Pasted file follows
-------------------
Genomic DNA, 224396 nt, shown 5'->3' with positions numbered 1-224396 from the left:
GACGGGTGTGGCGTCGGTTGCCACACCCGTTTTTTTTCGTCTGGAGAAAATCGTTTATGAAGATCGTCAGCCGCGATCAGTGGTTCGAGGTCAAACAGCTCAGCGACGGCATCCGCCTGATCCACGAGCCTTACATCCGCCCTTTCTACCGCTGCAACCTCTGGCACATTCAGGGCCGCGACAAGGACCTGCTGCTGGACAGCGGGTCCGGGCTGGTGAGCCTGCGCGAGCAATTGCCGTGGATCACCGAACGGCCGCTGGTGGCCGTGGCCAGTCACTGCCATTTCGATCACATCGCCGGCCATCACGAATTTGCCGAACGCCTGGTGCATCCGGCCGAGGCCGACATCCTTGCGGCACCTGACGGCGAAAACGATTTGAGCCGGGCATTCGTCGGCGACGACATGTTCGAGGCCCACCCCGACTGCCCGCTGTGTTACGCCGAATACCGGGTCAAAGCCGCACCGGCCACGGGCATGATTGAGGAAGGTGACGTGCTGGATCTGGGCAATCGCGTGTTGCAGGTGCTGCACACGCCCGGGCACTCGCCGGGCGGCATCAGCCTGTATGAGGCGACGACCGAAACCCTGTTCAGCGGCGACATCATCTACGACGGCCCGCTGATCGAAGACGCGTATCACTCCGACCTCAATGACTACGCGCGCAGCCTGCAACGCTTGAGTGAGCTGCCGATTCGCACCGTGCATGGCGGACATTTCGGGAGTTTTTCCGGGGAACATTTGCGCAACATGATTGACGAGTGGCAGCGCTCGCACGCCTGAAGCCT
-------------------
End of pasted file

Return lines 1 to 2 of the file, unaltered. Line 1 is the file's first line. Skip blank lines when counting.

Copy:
Genomic DNA, 224396 nt, shown 5'->3' with positions numbered 1-224396 from the left:
GACGGGTGTGGCGTCGGTTGCCACACCCGTTTTTTTTCGTCTGGAGAAAATCGTTTATGAAGATCGTCAGCCGCGATCAGTGGTTCGAGGTCAAACAGCTCAGCGACGGCATCCGCCTGATCCACGAGCCTTACATCCGCCCTTTCTACCGCTGCAACCTCTGGCACATTCAGGGCCGCGACAAGGACCTGCTGCTGGACAGCGGGTCCGGGCTGGTGAGCCTGCGCGAGCAATTGCCGTGGATCACCGAACGGCCGCTGGTGGCCGTGGCCAGTCACTGCCATTTCGATCACATCGCCGGCCATCACGAATTTGCCGAACGCCTGGTGCATCCGGCCGAGGCCGACATCCTTGCGGCACCTGACGGCGAAAACGATTTGAGCCGGGCATTCGTCGGCGACGACATGTTCGAGGCCCACCCCGACTGCCCGCTGTGTTACGCCGAATACCGGGTCAAAGCCGCACCGGCCACGGGCATGATTGAGGAAGGTGACGTGCTGGATCTGGGCAATCGCGTGTTGCAGGTGCTGCACACGCCCGGGCACTCGCCGGGCGGCATCAGCCTGTATGAGGCGACGACCGAAACCCTGTTCAGCGGCGACATCATCTACGACGGCCCGCTGATCGAAGACGCGTATCACTCCGACCTCAATGACTACGCGCGCAGCCTGCAACGCTTGAGTGAGCTGCCGATTCGCACCGTGCATGGCGGACATTTCGGGAGTTTTTCCGGGGAACATTTGCGCAACATGATTGACGAGTGGCAGCGCTCGCACGCCTGAAGCCT